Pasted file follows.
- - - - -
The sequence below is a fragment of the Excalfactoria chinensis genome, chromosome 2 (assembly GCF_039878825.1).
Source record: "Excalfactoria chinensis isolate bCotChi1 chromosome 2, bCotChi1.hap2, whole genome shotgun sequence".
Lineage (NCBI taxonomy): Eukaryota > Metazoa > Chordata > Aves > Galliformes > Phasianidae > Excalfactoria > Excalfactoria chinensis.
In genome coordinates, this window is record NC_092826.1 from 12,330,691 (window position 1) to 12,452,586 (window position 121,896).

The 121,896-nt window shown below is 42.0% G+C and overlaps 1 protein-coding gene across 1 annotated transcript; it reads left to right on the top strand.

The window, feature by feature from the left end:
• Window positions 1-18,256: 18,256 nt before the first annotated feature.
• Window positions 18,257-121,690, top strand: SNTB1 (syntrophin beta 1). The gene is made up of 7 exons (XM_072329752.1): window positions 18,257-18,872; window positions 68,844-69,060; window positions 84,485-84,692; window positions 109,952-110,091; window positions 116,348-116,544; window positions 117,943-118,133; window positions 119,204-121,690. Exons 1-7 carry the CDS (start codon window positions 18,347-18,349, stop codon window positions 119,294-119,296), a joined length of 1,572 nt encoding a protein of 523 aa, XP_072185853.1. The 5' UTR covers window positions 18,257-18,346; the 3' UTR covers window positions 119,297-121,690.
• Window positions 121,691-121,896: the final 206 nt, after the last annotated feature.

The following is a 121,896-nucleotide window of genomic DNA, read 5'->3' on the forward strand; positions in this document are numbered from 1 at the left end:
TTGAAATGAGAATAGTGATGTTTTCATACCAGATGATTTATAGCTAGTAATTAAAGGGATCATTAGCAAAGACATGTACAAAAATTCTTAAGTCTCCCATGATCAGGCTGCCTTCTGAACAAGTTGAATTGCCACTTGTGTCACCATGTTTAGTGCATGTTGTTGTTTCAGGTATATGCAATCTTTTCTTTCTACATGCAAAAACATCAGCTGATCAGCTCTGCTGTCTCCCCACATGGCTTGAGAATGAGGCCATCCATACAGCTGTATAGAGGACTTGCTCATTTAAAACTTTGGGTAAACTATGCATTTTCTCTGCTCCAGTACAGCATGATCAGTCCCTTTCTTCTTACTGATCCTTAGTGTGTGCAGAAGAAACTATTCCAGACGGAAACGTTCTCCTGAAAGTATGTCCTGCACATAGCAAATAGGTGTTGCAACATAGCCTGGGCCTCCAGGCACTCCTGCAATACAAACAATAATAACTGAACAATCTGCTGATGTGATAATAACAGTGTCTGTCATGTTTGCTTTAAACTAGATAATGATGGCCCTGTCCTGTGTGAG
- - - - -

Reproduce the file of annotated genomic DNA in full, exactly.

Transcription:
The sequence below is a fragment of the Excalfactoria chinensis genome, chromosome 2 (assembly GCF_039878825.1).
Source record: "Excalfactoria chinensis isolate bCotChi1 chromosome 2, bCotChi1.hap2, whole genome shotgun sequence".
Lineage (NCBI taxonomy): Eukaryota > Metazoa > Chordata > Aves > Galliformes > Phasianidae > Excalfactoria > Excalfactoria chinensis.
In genome coordinates, this window is record NC_092826.1 from 12,330,691 (window position 1) to 12,452,586 (window position 121,896).

The 121,896-nt window shown below is 42.0% G+C and overlaps 1 protein-coding gene across 1 annotated transcript; it reads left to right on the top strand.

The window, feature by feature from the left end:
• Window positions 1-18,256: 18,256 nt before the first annotated feature.
• Window positions 18,257-121,690, top strand: SNTB1 (syntrophin beta 1). The gene is made up of 7 exons (XM_072329752.1): window positions 18,257-18,872; window positions 68,844-69,060; window positions 84,485-84,692; window positions 109,952-110,091; window positions 116,348-116,544; window positions 117,943-118,133; window positions 119,204-121,690. Exons 1-7 carry the CDS (start codon window positions 18,347-18,349, stop codon window positions 119,294-119,296), a joined length of 1,572 nt encoding a protein of 523 aa, XP_072185853.1. The 5' UTR covers window positions 18,257-18,346; the 3' UTR covers window positions 119,297-121,690.
• Window positions 121,691-121,896: the final 206 nt, after the last annotated feature.

The following is a 121,896-nucleotide window of genomic DNA, read 5'->3' on the forward strand; positions in this document are numbered from 1 at the left end:
TTGAAATGAGAATAGTGATGTTTTCATACCAGATGATTTATAGCTAGTAATTAAAGGGATCATTAGCAAAGACATGTACAAAAATTCTTAAGTCTCCCATGATCAGGCTGCCTTCTGAACAAGTTGAATTGCCACTTGTGTCACCATGTTTAGTGCATGTTGTTGTTTCAGGTATATGCAATCTTTTCTTTCTACATGCAAAAACATCAGCTGATCAGCTCTGCTGTCTCCCCACATGGCTTGAGAATGAGGCCATCCATACAGCTGTATAGAGGACTTGCTCATTTAAAACTTTGGGTAAACTATGCATTTTCTCTGCTCCAGTACAGCATGATCAGTCCCTTTCTTCTTACTGATCCTTAGTGTGTGCAGAAGAAACTATTCCAGACGGAAACGTTCTCCTGAAAGTATGTCCTGCACATAGCAAATAGGTGTTGCAACATAGCCTGGGCCTCCAGGCACTCCTGCAATACAAACAATAATAACTGAACAATCTGCTGATGTGATAATAACAGTGTCTGTCATGTTTGCTTTAAACTAGATAATGATGGCCCTGTCCTGTGTGAG